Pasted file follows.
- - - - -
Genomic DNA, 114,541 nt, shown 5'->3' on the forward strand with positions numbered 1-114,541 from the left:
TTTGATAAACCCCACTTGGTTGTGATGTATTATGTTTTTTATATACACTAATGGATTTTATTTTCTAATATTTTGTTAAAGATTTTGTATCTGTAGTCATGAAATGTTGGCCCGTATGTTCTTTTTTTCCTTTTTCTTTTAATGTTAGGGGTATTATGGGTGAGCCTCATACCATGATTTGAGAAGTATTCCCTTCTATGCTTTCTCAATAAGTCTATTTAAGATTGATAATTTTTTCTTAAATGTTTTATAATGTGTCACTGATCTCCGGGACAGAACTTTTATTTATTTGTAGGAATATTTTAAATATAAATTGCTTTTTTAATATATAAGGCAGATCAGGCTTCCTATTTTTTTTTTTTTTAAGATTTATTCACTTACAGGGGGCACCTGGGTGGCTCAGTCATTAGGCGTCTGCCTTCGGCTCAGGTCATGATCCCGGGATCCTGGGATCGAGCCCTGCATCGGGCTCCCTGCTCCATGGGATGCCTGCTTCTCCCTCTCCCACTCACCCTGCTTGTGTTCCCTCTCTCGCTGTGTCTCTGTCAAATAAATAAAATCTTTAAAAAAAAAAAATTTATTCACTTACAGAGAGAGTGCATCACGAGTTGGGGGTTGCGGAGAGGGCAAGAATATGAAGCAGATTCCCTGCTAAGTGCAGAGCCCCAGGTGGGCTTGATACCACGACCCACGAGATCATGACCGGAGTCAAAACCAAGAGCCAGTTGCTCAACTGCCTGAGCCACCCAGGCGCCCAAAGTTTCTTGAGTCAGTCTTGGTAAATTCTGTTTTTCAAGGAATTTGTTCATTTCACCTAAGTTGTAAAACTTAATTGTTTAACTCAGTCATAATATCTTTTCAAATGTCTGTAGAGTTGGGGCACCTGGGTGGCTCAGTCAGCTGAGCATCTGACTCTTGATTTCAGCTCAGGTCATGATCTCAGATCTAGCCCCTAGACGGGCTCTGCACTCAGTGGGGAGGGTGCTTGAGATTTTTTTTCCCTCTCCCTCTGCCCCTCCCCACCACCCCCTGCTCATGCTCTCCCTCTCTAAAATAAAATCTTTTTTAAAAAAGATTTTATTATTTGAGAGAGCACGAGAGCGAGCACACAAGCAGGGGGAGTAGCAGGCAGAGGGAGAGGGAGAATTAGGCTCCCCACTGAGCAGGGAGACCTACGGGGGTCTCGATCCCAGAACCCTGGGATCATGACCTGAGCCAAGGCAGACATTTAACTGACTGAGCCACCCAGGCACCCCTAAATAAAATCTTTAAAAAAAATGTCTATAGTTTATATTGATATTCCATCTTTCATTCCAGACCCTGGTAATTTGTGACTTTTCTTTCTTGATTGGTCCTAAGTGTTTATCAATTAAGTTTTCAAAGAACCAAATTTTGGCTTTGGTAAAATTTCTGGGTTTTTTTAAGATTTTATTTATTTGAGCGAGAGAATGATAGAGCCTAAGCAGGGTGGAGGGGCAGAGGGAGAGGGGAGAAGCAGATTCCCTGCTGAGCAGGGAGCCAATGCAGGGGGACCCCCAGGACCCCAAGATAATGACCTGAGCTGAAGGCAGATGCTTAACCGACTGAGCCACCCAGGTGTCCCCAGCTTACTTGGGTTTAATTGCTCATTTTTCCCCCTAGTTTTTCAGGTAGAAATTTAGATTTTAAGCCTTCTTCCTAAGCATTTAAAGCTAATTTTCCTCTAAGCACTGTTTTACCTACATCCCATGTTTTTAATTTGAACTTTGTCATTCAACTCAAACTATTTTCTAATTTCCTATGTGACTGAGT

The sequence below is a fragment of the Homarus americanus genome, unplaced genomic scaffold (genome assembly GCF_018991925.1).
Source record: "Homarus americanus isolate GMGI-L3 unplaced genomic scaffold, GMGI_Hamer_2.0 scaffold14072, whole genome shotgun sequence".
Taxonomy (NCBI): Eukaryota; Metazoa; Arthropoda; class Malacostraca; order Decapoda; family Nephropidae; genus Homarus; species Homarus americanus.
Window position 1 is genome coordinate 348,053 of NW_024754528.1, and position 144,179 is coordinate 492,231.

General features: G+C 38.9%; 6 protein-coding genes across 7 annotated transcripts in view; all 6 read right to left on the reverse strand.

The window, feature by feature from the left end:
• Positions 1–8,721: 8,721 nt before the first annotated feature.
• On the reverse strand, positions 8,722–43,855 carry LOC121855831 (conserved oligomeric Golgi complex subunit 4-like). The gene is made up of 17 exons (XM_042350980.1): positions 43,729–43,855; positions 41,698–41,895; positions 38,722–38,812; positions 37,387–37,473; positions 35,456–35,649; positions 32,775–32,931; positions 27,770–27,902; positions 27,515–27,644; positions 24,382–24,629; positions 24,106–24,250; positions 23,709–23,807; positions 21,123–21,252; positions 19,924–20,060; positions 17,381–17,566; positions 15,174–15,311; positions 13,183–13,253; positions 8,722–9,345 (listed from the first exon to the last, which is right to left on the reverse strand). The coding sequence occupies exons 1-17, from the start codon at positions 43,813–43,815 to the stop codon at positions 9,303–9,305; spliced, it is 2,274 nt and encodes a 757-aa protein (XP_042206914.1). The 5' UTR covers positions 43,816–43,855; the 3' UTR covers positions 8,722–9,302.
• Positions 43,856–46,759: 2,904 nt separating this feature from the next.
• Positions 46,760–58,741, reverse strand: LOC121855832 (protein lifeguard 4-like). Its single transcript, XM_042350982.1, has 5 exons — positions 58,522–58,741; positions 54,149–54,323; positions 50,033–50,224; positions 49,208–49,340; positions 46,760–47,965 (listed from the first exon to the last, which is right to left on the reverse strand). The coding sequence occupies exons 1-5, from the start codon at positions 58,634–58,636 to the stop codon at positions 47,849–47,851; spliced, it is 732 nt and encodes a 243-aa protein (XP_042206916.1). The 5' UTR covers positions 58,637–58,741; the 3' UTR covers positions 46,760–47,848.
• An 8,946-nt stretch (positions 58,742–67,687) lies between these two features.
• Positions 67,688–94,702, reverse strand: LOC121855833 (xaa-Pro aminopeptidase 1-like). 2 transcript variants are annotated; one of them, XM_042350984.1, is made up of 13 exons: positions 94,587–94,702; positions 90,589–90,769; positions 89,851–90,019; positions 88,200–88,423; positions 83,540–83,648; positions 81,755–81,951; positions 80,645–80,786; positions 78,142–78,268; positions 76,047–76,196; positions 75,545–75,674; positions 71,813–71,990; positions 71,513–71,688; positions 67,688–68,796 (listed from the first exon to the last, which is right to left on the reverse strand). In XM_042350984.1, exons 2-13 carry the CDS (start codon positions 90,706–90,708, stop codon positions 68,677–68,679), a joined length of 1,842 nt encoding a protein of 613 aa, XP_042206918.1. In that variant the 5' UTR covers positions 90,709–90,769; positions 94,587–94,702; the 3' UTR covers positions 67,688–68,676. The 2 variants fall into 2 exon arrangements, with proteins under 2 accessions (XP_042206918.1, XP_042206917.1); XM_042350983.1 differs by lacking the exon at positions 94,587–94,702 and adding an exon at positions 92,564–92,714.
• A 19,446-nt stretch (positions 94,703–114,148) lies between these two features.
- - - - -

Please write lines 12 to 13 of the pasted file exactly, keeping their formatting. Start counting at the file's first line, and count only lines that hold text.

• Positions 46,760–58,741, reverse strand: LOC121855832 (protein lifeguard 4-like). Its single transcript, XM_042350982.1, has 5 exons — positions 58,522–58,741; positions 54,149–54,323; positions 50,033–50,224; positions 49,208–49,340; positions 46,760–47,965 (listed from the first exon to the last, which is right to left on the reverse strand). The coding sequence occupies exons 1-5, from the start codon at positions 58,634–58,636 to the stop codon at positions 47,849–47,851; spliced, it is 732 nt and encodes a 243-aa protein (XP_042206916.1). The 5' UTR covers positions 58,637–58,741; the 3' UTR covers positions 46,760–47,848.
• An 8,946-nt stretch (positions 58,742–67,687) lies between these two features.